So the shopworn “war on” title combined with an assumed conservative bogeyman. Why conservatives would resent being cast in this role in public discourse is anybody’s guess.

The rest of the article doesn’t help me get over my original grump.

The American Legislative Exchange Council, the corporate lobbying group known for pushing the “Stand Your Ground” gun legislation that factored into the fatal shooting of Trayvon Martin in Florida, may be getting into a new line of business: planning and zoning.

Note the careful dodge: “may be getting into.” I love leads like that. And the emotional lead: Trayvon Martin.

The rest goes on to explain that ALEC has put “poison pill” language into model legislation that would to make local zoning much more difficult or impossible. Shocking! Lobbyists rolling legislation? Utterly shocking! How DARE THEY? Naive planners must be taken aback at the dirty pool out-maneuvering!

Of course, planners and environmental organizations have already set up their OWN pre-fab legislative models and language that contains their own regulatory agenda. But it’s right when WE do it, and wrong the Bad Guys do it. Three words: form-based codes. Environmental lobbies have promulgated these and their variants as God’s Own Truth in model legislation and policy. The idea that another group might be forming up in opposition to the values assumed in these regulations should hardly surprise us: it’s how American politics works. Planners and planning ideas, even zoning, do not get a free pass in the political realm, no matter how convinced we are of our own individual rightness and our opponents’ wrongness, ignorance, and bad faith.

Only conservatives hate regulation, after all, right? That’s why Democrat Jerry Brown is in the middle of deconstructing CEQA–not because it’s an over-reaching law, which it is, but because it might stop him from spending $3billion in federal funds on his pet luxury train project.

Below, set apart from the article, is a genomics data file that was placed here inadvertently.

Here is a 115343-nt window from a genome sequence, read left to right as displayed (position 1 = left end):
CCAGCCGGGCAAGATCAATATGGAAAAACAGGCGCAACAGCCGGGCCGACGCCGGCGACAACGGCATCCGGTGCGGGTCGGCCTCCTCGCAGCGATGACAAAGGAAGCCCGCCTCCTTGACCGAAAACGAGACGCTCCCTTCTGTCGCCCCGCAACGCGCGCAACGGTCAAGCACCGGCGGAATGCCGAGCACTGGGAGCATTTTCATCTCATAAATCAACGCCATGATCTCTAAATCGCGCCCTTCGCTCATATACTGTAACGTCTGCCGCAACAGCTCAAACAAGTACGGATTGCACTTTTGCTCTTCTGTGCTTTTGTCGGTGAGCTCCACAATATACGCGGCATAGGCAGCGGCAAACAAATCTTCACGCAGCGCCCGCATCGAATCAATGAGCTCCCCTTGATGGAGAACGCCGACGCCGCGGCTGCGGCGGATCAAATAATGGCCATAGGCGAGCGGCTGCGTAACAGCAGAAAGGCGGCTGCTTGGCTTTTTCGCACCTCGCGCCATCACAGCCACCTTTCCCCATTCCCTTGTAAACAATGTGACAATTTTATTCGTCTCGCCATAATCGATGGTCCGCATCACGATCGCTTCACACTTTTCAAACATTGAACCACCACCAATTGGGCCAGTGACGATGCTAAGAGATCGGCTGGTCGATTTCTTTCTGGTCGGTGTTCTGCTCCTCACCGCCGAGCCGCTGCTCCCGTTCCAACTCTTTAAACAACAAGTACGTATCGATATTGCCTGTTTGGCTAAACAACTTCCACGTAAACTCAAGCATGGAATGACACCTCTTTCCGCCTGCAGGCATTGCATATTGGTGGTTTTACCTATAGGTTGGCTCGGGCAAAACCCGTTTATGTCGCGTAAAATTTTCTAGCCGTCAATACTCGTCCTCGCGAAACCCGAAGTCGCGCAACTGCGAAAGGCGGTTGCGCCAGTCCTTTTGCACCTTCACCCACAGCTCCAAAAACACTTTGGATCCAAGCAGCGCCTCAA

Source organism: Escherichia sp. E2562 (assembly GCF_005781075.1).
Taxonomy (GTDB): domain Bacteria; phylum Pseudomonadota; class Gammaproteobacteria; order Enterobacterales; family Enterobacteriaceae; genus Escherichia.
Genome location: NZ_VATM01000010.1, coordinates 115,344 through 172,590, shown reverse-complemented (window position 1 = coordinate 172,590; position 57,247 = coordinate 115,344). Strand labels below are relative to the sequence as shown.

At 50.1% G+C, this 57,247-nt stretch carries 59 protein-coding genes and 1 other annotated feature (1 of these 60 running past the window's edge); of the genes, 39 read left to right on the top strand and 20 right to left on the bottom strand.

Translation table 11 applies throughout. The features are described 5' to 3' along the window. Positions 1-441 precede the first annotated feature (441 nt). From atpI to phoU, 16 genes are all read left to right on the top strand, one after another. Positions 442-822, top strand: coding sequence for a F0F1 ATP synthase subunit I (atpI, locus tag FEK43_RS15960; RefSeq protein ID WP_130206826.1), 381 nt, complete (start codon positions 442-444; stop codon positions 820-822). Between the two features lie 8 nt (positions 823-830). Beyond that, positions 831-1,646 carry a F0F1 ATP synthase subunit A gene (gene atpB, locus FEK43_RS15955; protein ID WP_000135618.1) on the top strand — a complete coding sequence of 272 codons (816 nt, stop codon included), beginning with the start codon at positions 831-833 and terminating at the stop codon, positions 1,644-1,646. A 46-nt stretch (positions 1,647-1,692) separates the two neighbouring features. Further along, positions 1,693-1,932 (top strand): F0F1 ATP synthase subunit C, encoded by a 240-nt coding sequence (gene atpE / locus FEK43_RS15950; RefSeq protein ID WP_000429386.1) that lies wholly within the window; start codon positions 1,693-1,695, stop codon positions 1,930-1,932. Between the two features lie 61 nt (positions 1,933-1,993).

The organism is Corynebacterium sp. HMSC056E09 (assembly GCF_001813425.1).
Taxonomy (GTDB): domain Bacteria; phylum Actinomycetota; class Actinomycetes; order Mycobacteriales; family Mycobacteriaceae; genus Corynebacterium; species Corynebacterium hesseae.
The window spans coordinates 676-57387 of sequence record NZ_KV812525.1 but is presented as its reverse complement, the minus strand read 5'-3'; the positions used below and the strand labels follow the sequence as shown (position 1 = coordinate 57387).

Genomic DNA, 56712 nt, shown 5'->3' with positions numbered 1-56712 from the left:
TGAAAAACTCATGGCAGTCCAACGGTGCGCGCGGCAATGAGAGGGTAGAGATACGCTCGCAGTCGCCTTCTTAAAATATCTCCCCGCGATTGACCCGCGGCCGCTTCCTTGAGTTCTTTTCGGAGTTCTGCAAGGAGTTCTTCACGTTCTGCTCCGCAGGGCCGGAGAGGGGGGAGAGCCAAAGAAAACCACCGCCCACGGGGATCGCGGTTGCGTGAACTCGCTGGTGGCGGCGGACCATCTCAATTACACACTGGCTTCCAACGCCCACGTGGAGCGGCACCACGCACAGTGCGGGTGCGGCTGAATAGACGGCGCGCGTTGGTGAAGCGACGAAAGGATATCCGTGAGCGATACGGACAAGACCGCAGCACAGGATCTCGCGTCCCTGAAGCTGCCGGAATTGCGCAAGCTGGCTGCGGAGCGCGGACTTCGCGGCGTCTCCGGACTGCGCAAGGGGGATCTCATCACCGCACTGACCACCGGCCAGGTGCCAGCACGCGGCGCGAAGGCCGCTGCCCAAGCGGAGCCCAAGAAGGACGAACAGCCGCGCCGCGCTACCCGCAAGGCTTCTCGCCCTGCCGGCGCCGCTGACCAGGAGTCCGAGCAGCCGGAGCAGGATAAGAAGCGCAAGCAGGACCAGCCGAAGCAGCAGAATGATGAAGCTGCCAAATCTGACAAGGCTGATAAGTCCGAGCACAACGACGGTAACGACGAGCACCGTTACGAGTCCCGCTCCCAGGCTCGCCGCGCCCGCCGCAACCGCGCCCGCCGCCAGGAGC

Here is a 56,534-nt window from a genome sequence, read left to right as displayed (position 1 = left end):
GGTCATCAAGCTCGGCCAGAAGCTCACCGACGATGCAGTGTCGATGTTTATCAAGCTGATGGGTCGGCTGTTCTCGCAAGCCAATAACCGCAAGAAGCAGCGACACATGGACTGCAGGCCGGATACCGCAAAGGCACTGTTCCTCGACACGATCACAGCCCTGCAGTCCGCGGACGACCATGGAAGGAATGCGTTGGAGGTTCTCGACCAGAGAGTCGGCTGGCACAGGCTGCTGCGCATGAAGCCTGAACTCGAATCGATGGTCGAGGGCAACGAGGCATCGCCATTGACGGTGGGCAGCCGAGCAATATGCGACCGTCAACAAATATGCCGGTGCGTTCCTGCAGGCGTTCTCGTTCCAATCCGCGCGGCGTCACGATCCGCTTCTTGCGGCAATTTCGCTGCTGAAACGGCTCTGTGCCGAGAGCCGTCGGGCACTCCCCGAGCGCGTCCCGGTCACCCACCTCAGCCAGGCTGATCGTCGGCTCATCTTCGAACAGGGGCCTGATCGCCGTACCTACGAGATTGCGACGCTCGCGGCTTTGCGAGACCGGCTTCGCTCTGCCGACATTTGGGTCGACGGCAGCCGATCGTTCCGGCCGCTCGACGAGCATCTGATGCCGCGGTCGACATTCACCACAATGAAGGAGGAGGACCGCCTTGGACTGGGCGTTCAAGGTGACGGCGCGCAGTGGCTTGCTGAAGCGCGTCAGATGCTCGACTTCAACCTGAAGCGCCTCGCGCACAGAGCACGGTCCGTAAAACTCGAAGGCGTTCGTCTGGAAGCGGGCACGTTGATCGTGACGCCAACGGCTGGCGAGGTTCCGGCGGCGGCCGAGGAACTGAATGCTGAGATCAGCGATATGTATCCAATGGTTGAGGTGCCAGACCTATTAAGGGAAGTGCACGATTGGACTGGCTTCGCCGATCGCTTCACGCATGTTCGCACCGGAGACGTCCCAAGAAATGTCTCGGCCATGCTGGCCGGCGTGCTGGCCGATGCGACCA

Going back to War on Zoning, Flint tells us that zoning fights are not new, and the American Planning Association has set up training to help planners…Read More »

Rachel Meltzer and my colleague Jenny Schuetz on Inclusionary Zoning

Meltzer, R. & Schuetz, J. (2010). What drives the diffusion of inclusionary zoning?Journal of Policy Analysis and Management, 29(3), 578-602.

Social scientists offer competing theories on what explains the policymaking process. These typically include economic rationalism, political competition or power struggles, and policy imitation of the kind that diffuses across spatially prox- imate neighbors. In this paper, we examine the factors that have influenced a recent local policy trend in California: inclusionary zoning (IZ). IZ programs require developers to make a certain percentage of the units within their market-rate resi- dential developments affordable to low- or moderate-income households. By 2007, 68 percent of jurisdictions in the San Francisco Bay Area had adopted some type of IZ policy. We test the relative importance of economic, political, and spatial fac- tors in explaining the rapid diffusion of IZ, across 100 cities and towns in the Bay Area. Consistent with an economic efficiency argument, results of hazard models provide some evidence that IZ is adopted in places with less affordable housing. However, political factors, such as partisan affiliation and the strength of afford- able housing nonprofits, are even more robust predictors of whether or not a local government adopts IZ. There is no evidence of spatial diffusion in the case of IZ adoption; jurisdictions are not, on average, responding to the behavior of their neighbors.

This manuscript is a nice exemplar for students interested in mixed methods. They have a set of hazards models that predict the adoption of inclusionary zoning, and they supplement those models with a very short case study of San Jose to illustrate some of their key points. I generally do not like shortie case studies, but this is nicely done and is offered for illustration; the authors do not overstate what the case means or shows.